To continue. So Hillary Clinton will arrive at the White House with her two shipping containers of baggage. She will (unless this election outcome is the best possible and that is with Democrat majorities in both halls of Congress) have to fight hard to implement her platform.
However, Obama’s sweeping overtime rules reform is a powerful force for economic growth as I asserted above. This will help her right out of the box. Then there is her minimum wage increase initiative. That initiative, if implemented sooner rather than later will bring with it profound economic growth. Economists agree that demand side economics is an undeniable force for growth. The minimum wage increase brings with it a change in the distribution of value added in services and manufacturing. Instead of an inordinate proportion of income, both personal and corporate flowing to a tiny minority, less will flow to them and more will remain with employees who will spend it quickly, so great is pent up consumer demand.
Workers with their new disposable income will empty stores enthusiastically causing a supply shortfall that will drive manufacturing expansion. They will dine out more often filling tables at local restaurants; take vacations and travel more often; etc., etc. as a more dynamic economy takes hold.
That brings to mind another important Clinton economic expansion proposal: the ambitious 10 year $500B infrastructure renewal and jobs program. The beauty of this and many other Clinton economic initiatives is that it is largely funded by the richest 1% of Americans through increases income tax rates and even a 30% surcharge tax on incomes in excess of $5M. This is where fallow capital is to be found. It sits, mostly in US Treasury bonds; largely unproductive. This capital is to be given new velocity as it is appropriated through taxation and put to work building new bridges, laying high speed railroad track, installing high speed internet cable among other projects. This new and improved infrastructure will lower production and transportation costs increasing productivity that has been stagnant of late.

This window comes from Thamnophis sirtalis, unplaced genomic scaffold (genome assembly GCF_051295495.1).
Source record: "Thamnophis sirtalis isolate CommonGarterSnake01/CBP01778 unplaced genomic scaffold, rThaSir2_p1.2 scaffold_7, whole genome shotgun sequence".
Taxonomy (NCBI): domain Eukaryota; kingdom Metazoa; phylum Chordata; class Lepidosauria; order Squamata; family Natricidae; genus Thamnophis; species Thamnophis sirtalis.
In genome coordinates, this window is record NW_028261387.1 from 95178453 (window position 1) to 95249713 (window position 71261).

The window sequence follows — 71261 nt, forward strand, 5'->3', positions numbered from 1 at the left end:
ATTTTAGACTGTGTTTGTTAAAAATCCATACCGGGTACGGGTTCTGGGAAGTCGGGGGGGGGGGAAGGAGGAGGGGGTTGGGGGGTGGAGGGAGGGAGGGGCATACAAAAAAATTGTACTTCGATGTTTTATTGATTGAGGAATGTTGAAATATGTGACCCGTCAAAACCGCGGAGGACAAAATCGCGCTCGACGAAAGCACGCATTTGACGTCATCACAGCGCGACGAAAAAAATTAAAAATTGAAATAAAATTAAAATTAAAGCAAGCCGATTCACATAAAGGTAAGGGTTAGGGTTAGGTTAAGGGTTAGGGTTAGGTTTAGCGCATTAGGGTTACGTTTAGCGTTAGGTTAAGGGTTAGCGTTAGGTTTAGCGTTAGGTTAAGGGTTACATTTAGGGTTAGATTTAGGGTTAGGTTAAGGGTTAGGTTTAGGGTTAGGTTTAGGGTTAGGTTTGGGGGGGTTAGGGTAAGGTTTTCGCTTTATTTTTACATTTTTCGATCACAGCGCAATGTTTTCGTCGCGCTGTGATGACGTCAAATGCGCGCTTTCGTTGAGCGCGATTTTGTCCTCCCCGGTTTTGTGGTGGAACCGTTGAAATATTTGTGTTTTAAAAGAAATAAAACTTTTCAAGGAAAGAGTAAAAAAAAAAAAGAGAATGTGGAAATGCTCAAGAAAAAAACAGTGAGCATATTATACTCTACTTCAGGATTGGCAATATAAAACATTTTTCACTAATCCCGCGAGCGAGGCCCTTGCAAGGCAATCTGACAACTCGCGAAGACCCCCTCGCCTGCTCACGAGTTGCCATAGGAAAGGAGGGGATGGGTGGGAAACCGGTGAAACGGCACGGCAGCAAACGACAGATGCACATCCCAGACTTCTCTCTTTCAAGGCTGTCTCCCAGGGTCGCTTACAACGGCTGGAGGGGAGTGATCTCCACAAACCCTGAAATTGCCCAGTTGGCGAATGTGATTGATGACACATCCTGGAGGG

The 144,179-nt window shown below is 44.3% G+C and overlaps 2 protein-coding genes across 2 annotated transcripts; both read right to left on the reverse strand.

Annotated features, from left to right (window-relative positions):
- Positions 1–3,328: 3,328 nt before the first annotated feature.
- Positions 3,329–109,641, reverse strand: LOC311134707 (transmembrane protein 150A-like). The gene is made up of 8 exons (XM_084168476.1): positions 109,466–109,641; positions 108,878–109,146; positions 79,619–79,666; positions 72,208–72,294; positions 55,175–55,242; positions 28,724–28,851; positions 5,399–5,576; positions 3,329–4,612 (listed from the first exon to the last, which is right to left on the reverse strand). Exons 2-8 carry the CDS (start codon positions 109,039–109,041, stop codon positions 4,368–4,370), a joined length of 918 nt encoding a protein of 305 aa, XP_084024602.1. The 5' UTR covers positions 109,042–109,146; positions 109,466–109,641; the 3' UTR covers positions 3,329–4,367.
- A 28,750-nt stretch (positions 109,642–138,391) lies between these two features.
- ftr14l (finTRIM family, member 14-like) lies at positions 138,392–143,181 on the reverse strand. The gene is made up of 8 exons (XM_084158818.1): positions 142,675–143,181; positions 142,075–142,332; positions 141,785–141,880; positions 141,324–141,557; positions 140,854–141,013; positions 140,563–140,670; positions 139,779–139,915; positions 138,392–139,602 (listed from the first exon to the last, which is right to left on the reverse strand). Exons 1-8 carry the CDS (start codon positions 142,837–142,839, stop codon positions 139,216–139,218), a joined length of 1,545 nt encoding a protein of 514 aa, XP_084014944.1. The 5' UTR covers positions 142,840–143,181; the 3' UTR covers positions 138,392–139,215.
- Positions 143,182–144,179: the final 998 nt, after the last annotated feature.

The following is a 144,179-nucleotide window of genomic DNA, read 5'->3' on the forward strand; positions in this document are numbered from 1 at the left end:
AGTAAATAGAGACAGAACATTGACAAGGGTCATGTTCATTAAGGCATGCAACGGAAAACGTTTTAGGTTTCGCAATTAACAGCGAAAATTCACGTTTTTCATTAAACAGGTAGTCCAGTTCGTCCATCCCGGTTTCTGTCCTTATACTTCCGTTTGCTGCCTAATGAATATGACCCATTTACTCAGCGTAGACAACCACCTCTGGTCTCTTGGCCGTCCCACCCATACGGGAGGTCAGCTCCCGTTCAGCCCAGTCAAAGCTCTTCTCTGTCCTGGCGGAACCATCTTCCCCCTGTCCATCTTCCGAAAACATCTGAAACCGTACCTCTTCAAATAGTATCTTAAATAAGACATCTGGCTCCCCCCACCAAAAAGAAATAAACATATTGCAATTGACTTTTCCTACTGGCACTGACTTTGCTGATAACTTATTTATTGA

Another Clinton program is the promise of free college education for all Americans at community colleges and state universities. This is for students from households with income of $125,000 or less. This will create a post-secondary education boom growing jobs for educators, administrators and support staff. New student capacity will be needed causing growth in commercial construction. The “value added” of a vastly improved educated workforce will be tremendous in the decade to follow this initiative as these colleges and universities graduate these new students. Instead of our society bringing on young college educated people with college loans averaging $27,000, these students will graduate debt free. Instead of these payments flowing to capital-bloated Wall St. banks, these new graduates will have much more disposable incomes with which to buy homes, furniture, cars, clothing and other tangible goods. The supply side will be greatly enriched with sales.
It must be obvious to the reader at this point that I am extremely optimistic about the new Clinton administration and the fiscal policy she brings. If she can implement a good deal of her platform, we will see an economic boom perhaps the likes none of us has ever seen since the 1950’s. This boom will be reflected in the financial markets as investors bet that great companies, both existing and to come will be ubiquitous and their stock offerings will find many excited investors.